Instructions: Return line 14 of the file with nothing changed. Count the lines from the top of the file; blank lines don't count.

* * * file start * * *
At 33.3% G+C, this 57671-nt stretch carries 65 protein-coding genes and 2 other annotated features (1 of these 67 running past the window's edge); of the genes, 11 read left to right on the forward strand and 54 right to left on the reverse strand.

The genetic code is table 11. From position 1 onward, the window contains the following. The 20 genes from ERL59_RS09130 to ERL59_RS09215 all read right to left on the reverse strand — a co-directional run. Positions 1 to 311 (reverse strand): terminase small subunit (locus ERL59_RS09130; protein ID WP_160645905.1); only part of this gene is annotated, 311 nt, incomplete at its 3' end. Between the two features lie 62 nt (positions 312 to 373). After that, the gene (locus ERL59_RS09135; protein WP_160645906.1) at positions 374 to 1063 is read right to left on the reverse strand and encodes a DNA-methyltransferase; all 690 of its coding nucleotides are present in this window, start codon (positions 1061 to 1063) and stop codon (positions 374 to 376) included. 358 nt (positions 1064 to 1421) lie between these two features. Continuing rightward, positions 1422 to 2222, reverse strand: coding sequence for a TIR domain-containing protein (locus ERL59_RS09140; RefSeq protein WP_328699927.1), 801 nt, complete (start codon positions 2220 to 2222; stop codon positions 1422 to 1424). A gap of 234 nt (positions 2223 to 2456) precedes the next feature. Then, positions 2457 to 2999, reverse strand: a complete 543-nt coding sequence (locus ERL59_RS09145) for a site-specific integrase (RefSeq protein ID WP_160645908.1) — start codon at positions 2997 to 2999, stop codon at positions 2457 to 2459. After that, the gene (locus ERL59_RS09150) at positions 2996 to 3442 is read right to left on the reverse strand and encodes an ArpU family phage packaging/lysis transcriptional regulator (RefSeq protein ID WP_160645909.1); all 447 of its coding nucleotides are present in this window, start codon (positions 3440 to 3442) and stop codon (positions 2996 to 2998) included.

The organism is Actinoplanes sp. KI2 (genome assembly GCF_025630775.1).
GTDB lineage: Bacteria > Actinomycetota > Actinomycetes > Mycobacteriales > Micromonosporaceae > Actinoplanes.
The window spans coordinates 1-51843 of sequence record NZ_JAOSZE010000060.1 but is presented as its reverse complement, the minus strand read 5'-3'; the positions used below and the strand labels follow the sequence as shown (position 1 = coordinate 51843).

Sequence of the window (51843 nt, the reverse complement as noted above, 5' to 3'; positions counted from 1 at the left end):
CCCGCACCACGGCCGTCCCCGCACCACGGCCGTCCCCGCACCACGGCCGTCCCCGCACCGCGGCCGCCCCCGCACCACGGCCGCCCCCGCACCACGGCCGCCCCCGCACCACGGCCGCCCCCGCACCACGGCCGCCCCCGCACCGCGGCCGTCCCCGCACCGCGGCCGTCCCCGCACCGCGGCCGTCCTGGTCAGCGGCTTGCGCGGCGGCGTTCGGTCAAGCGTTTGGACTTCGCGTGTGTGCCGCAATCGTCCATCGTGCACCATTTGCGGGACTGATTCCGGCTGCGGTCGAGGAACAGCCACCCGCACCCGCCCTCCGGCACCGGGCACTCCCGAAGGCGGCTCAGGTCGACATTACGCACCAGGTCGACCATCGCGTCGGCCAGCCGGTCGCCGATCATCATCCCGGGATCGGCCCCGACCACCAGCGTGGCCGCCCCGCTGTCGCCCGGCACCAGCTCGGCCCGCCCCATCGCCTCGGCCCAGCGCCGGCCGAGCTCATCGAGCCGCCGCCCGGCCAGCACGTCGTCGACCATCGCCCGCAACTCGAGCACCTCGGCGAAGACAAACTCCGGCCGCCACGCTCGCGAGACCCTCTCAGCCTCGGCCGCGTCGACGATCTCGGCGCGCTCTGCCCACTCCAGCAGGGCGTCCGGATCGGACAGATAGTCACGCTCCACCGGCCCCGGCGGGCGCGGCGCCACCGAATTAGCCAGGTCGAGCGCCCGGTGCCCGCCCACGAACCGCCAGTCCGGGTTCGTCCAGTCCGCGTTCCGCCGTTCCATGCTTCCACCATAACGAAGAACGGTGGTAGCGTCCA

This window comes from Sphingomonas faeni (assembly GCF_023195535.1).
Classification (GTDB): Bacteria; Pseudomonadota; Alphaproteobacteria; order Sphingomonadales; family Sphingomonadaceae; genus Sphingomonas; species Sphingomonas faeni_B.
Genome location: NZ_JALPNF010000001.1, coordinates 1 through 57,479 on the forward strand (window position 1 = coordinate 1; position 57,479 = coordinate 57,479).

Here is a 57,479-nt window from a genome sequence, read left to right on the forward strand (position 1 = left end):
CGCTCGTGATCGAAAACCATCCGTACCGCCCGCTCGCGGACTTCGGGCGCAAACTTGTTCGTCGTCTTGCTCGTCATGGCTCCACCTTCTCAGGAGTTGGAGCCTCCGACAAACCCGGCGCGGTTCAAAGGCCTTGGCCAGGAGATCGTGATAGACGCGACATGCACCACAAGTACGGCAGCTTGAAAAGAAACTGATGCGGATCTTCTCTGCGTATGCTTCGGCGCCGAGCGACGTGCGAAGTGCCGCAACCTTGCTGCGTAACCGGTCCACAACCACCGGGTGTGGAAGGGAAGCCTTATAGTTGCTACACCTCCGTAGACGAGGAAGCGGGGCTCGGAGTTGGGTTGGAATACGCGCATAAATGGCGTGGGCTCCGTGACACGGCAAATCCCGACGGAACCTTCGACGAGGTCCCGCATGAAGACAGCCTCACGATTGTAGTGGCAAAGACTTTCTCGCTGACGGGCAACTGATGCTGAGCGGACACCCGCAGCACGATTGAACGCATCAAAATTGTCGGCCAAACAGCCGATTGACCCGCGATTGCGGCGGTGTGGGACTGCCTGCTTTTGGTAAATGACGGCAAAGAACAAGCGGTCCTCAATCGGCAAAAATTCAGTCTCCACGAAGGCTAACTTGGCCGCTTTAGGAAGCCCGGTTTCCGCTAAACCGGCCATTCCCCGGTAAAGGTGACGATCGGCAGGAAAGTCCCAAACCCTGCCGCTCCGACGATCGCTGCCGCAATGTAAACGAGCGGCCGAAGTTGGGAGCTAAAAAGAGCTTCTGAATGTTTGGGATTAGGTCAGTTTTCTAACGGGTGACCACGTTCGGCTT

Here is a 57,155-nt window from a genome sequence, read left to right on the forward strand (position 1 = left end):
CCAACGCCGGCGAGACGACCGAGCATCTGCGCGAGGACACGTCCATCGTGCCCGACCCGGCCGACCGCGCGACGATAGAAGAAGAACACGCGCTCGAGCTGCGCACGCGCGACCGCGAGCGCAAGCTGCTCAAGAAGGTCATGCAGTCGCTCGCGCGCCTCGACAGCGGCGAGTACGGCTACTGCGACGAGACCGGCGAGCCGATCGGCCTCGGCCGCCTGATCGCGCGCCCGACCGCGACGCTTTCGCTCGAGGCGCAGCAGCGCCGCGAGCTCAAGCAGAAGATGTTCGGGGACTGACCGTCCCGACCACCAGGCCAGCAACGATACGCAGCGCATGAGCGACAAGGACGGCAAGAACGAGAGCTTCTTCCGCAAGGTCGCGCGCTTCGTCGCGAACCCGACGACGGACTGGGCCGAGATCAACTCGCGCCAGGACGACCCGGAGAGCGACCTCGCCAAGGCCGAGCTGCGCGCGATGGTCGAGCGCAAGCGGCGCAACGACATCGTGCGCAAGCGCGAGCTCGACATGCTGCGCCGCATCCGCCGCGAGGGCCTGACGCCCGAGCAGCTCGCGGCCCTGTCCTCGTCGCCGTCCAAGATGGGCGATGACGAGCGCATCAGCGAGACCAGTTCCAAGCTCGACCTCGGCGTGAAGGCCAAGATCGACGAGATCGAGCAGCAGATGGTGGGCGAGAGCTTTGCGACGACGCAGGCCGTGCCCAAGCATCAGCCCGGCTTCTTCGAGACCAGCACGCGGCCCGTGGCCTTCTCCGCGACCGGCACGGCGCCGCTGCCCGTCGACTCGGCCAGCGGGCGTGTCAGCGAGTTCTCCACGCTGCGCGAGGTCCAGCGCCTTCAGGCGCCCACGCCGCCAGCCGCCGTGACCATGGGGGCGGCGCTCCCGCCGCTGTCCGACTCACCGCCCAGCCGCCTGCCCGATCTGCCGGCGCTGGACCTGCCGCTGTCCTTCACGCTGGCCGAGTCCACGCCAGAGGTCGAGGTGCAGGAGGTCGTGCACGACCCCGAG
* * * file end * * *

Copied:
CCAACGCCGGCGAGACGACCGAGCATCTGCGCGAGGACACGTCCATCGTGCCCGACCCGGCCGACCGCGCGACGATAGAAGAAGAACACGCGCTCGAGCTGCGCACGCGCGACCGCGAGCGCAAGCTGCTCAAGAAGGTCATGCAGTCGCTCGCGCGCCTCGACAGCGGCGAGTACGGCTACTGCGACGAGACCGGCGAGCCGATCGGCCTCGGCCGCCTGATCGCGCGCCCGACCGCGACGCTTTCGCTCGAGGCGCAGCAGCGCCGCGAGCTCAAGCAGAAGATGTTCGGGGACTGACCGTCCCGACCACCAGGCCAGCAACGATACGCAGCGCATGAGCGACAAGGACGGCAAGAACGAGAGCTTCTTCCGCAAGGTCGCGCGCTTCGTCGCGAACCCGACGACGGACTGGGCCGAGATCAACTCGCGCCAGGACGACCCGGAGAGCGACCTCGCCAAGGCCGAGCTGCGCGCGATGGTCGAGCGCAAGCGGCGCAACGACATCGTGCGCAAGCGCGAGCTCGACATGCTGCGCCGCATCCGCCGCGAGGGCCTGACGCCCGAGCAGCTCGCGGCCCTGTCCTCGTCGCCGTCCAAGATGGGCGATGACGAGCGCATCAGCGAGACCAGTTCCAAGCTCGACCTCGGCGTGAAGGCCAAGATCGACGAGATCGAGCAGCAGATGGTGGGCGAGAGCTTTGCGACGACGCAGGCCGTGCCCAAGCATCAGCCCGGCTTCTTCGAGACCAGCACGCGGCCCGTGGCCTTCTCCGCGACCGGCACGGCGCCGCTGCCCGTCGACTCGGCCAGCGGGCGTGTCAGCGAGTTCTCCACGCTGCGCGAGGTCCAGCGCCTTCAGGCGCCCACGCCGCCAGCCGCCGTGACCATGGGGGCGGCGCTCCCGCCGCTGTCCGACTCACCGCCCAGCCGCCTGCCCGATCTGCCGGCGCTGGACCTGCCGCTGTCCTTCACGCTGGCCGAGTCCACGCCAGAGGTCGAGGTGCAGGAGGTCGTGCACGACCCCGAG